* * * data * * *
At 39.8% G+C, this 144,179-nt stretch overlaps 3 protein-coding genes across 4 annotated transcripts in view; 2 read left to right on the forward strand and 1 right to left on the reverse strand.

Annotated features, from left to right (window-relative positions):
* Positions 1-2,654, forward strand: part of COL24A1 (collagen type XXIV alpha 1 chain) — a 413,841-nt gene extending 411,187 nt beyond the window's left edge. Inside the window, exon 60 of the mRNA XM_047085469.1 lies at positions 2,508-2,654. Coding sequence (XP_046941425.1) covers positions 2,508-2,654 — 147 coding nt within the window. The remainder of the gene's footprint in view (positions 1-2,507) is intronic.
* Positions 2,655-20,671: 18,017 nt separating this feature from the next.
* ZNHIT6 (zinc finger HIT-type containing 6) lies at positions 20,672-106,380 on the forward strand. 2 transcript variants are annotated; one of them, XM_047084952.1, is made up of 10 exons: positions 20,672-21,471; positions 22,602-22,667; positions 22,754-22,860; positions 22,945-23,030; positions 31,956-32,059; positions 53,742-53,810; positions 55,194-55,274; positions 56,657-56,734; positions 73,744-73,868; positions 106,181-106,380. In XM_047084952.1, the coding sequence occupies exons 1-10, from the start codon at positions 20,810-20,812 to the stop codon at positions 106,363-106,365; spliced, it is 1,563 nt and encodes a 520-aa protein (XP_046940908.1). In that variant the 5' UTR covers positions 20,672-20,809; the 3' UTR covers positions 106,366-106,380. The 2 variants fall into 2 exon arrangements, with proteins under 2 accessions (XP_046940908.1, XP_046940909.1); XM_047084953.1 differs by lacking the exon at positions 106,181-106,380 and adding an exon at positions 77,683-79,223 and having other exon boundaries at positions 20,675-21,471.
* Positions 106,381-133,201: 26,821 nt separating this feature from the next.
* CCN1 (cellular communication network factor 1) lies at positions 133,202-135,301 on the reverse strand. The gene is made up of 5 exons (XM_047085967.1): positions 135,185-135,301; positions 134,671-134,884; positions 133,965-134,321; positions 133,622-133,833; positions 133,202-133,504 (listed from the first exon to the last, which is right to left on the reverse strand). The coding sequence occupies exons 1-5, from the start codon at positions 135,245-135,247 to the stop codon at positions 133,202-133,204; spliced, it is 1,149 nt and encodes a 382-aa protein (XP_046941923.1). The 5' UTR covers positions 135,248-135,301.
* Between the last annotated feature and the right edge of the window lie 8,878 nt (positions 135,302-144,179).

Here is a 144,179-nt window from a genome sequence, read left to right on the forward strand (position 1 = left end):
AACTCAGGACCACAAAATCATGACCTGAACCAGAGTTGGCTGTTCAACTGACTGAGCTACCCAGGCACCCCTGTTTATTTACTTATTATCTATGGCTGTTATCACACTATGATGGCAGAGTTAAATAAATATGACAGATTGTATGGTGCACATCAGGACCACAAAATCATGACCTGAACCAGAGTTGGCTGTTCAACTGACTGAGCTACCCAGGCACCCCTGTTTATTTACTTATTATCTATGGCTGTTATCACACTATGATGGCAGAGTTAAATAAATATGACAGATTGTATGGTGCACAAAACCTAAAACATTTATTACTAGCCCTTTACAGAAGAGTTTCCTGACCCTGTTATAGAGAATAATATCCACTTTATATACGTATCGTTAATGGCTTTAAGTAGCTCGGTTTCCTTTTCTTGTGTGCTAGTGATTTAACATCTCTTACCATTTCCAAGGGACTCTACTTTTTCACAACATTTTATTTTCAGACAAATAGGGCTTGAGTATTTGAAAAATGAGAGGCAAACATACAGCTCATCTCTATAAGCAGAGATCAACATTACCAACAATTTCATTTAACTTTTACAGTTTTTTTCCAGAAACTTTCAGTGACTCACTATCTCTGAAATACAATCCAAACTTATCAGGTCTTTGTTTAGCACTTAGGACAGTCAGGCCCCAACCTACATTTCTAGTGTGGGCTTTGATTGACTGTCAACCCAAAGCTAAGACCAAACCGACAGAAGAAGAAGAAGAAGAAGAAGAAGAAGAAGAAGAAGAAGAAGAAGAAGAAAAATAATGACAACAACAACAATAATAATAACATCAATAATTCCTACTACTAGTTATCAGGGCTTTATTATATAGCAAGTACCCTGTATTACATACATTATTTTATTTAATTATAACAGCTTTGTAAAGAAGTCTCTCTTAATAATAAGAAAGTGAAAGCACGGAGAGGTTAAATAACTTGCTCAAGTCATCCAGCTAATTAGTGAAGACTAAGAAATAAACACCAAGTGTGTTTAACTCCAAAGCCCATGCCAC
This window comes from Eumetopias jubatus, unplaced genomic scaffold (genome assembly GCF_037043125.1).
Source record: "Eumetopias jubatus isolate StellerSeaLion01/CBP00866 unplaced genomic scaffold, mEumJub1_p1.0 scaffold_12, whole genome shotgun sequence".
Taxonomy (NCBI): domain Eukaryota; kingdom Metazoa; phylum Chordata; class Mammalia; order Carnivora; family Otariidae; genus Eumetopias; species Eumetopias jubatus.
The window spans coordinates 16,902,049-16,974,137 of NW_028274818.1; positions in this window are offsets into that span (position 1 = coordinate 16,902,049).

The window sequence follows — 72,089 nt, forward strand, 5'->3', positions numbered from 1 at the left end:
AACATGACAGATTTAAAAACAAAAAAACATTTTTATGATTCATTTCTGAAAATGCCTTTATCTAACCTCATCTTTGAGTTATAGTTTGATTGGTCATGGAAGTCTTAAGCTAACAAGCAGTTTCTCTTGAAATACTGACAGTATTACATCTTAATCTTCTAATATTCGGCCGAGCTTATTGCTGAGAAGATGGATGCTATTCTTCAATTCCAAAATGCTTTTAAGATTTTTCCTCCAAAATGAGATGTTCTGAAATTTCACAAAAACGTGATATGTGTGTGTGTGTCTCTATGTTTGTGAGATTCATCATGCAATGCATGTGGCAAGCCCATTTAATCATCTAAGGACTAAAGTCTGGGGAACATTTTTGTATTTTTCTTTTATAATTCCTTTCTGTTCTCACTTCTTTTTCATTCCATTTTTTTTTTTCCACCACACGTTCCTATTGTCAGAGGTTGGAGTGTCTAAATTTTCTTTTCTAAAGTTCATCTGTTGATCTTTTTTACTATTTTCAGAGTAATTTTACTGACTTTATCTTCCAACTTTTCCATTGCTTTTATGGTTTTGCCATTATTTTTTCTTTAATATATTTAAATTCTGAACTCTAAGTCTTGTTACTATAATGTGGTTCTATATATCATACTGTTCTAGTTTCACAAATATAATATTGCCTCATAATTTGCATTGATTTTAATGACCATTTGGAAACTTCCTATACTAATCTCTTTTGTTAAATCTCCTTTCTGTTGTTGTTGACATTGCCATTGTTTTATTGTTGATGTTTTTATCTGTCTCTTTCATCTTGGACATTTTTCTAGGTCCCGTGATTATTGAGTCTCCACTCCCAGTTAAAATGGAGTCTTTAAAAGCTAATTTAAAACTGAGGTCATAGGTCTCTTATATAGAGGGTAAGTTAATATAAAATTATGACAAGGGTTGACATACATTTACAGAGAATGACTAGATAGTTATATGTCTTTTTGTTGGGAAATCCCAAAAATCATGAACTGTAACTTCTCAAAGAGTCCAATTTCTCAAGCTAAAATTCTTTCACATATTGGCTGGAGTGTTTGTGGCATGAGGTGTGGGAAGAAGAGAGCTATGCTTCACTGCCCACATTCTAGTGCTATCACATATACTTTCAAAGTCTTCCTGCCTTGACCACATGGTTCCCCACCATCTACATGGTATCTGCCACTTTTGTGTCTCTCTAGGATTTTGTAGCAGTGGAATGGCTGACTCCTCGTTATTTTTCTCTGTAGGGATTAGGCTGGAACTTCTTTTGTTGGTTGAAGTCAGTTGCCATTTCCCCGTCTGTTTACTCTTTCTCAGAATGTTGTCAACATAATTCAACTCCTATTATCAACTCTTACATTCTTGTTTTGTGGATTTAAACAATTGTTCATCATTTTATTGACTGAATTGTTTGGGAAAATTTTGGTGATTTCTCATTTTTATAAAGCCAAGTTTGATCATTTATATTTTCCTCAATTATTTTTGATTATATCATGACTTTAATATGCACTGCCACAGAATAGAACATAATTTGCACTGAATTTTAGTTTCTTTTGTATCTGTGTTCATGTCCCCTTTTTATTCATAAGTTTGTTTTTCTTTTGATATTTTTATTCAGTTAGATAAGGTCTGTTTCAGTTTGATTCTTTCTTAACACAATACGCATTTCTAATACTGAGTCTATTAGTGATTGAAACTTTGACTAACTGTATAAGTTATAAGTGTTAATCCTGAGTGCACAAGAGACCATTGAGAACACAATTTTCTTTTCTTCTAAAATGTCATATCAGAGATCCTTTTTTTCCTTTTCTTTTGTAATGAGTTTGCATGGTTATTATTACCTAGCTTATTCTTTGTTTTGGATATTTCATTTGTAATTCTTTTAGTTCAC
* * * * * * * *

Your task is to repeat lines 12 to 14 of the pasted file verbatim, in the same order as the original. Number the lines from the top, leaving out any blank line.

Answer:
Source record: "Eumetopias jubatus isolate StellerSeaLion01/CBP00866 unplaced genomic scaffold, mEumJub1_p1.0 scaffold_12, whole genome shotgun sequence".
Taxonomy (NCBI): domain Eukaryota; kingdom Metazoa; phylum Chordata; class Mammalia; order Carnivora; family Otariidae; genus Eumetopias; species Eumetopias jubatus.
The window spans coordinates 16,902,049-16,974,137 of NW_028274818.1; positions in this window are offsets into that span (position 1 = coordinate 16,902,049).